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1960: Canada celebrates two millionth immigrant since 1945

The Story


Yesterday, Annette Toft was just a 16-year-old girl aboard an ocean liner bound for Canada and a new life. Today, she's an instant celebrity. On Dec. 3, 1960, Toft happens to be Canada's two millionth immigrant since the end of the Second World War. When she arrives in Quebec City, she's greeted by cameras, reporters and -- best of all -- her father, who arrived two months earlier. As we see in this short CBC Television News item, this is a trip her family had been planning for decades.

Medium: Television
Program: CBC Television News
Broadcast Date: Dec. 6, 1960
Guest: Annette Toft
Duration: 0:32

Did You know?


• Immigration to Canada began with the settlement of Western Canada at the end of the 19th century. Immigrants from the United Kingdom, Europe and the United States were offered free land to make the move.

• A huge boom in immigration occurred before the First World War, peaking at over 400,000 immigrants arriving in 1913. By 1945 the number had dropped to just 22,722.

• In 1928 Canada opened Pier 21 in Halifax, creating an Atlantic gateway to Canada for new immigrants. From 1928 to 1971 over a million people came through Pier 21.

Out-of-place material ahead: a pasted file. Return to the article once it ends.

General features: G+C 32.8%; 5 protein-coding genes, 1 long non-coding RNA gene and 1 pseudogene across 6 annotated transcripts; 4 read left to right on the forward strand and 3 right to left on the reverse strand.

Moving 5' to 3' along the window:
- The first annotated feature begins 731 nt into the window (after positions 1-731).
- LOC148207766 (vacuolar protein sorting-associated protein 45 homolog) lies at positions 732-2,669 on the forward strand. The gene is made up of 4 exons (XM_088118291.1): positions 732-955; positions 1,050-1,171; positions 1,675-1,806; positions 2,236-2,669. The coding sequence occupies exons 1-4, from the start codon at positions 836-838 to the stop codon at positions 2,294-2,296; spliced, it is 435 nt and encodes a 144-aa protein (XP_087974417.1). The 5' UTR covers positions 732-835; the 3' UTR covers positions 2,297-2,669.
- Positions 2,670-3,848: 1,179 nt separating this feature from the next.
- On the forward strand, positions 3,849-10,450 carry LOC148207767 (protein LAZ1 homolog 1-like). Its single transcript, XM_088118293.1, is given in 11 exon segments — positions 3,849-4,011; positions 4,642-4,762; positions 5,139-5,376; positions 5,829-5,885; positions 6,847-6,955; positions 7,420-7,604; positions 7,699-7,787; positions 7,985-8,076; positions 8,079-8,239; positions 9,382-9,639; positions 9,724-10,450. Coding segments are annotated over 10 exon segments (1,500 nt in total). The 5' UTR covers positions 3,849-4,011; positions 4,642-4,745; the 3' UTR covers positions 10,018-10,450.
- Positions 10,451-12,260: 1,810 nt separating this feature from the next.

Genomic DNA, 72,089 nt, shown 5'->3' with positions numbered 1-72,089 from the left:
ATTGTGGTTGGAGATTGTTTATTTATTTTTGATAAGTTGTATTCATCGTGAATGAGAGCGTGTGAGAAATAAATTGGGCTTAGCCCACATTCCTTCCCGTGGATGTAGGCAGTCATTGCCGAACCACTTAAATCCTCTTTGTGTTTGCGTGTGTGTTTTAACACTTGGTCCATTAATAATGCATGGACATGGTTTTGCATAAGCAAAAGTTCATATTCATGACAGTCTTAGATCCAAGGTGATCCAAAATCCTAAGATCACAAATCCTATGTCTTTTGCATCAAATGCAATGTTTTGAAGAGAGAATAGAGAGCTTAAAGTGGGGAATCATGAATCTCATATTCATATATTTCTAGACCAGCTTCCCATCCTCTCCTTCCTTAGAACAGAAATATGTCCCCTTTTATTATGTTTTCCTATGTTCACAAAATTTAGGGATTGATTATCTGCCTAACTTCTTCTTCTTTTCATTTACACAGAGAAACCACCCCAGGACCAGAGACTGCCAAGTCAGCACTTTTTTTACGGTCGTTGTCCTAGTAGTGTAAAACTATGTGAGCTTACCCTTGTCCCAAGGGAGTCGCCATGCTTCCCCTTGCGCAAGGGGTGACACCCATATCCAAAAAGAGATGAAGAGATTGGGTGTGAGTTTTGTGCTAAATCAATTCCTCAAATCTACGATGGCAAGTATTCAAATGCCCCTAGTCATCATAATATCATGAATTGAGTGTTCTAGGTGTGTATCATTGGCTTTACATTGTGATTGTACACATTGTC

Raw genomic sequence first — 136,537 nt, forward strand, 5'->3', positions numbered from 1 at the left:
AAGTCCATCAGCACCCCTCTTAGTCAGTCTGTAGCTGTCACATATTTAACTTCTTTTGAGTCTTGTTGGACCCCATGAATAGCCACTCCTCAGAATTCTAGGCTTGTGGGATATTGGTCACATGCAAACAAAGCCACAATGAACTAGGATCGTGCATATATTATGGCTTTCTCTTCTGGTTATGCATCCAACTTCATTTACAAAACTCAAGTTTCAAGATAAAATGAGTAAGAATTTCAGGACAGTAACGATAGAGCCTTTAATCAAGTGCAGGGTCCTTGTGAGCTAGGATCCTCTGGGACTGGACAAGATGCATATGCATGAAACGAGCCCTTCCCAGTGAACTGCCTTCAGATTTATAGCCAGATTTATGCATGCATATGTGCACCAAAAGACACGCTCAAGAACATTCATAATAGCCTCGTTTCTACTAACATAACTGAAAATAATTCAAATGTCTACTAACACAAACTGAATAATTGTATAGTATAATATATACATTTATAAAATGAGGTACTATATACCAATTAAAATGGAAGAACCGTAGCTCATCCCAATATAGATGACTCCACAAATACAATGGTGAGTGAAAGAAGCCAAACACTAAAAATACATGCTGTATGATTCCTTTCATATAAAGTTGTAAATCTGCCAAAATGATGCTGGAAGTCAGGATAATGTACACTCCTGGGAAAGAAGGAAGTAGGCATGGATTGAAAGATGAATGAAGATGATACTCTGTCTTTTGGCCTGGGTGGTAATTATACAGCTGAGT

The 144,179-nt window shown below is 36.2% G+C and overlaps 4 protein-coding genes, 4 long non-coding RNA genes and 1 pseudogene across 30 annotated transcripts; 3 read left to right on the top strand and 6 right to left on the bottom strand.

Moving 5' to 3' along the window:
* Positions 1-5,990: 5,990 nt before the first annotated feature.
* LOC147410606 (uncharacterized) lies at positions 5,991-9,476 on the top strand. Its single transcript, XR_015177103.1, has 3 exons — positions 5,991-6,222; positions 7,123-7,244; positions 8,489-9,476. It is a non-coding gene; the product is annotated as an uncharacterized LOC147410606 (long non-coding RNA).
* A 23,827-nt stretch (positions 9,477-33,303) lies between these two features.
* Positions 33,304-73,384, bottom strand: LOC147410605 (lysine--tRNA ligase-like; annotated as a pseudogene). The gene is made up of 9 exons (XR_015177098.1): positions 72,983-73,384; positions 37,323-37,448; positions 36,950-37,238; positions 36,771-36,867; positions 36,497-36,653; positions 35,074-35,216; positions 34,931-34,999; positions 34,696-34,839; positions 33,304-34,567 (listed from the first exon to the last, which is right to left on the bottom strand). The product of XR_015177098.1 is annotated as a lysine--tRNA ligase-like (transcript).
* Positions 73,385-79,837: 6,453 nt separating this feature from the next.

• Immigration plummeted during the Great Depression years, bottoming out at just 11,277 people -- the lowest number since Confederation. In this period of widespread unemployment, the federal government passed restrictive legislation to seal off Canada from immigration and refugees fleeing Nazi Germany.

• During and after the Second World War, about 48,000 war brides and 22,000 of their children immigrated to Canada. In the 1950s, 1.5 million people came to Canada from Europe.

• Annette Toft was one of 104,111 immigrants to Canada in 1960. (Source: Citizenship and Immigration Canada: Facts and Figures 2004.)

• In 1962 the federal government tabled immigration regulations to eliminate all discrimination based on race, religion and national origin.

• According to Statistics Canada, there were 170,780 ethnic Danes living in Canada in 2001.



Also on December 3:
1887: "Saturday Night" magazine is founded in Toronto by Edmund E. Sheppard. It suspends and restarts publication several times, most recently on October 20, 2005.
1917: the Quebec Bridge opens over the St. Lawrence River. At 987 metres in length, it's the world's longest cantilever span.
1960: Edmonton International Airport is officially opened. It's the fifth busiest airport in Canada.


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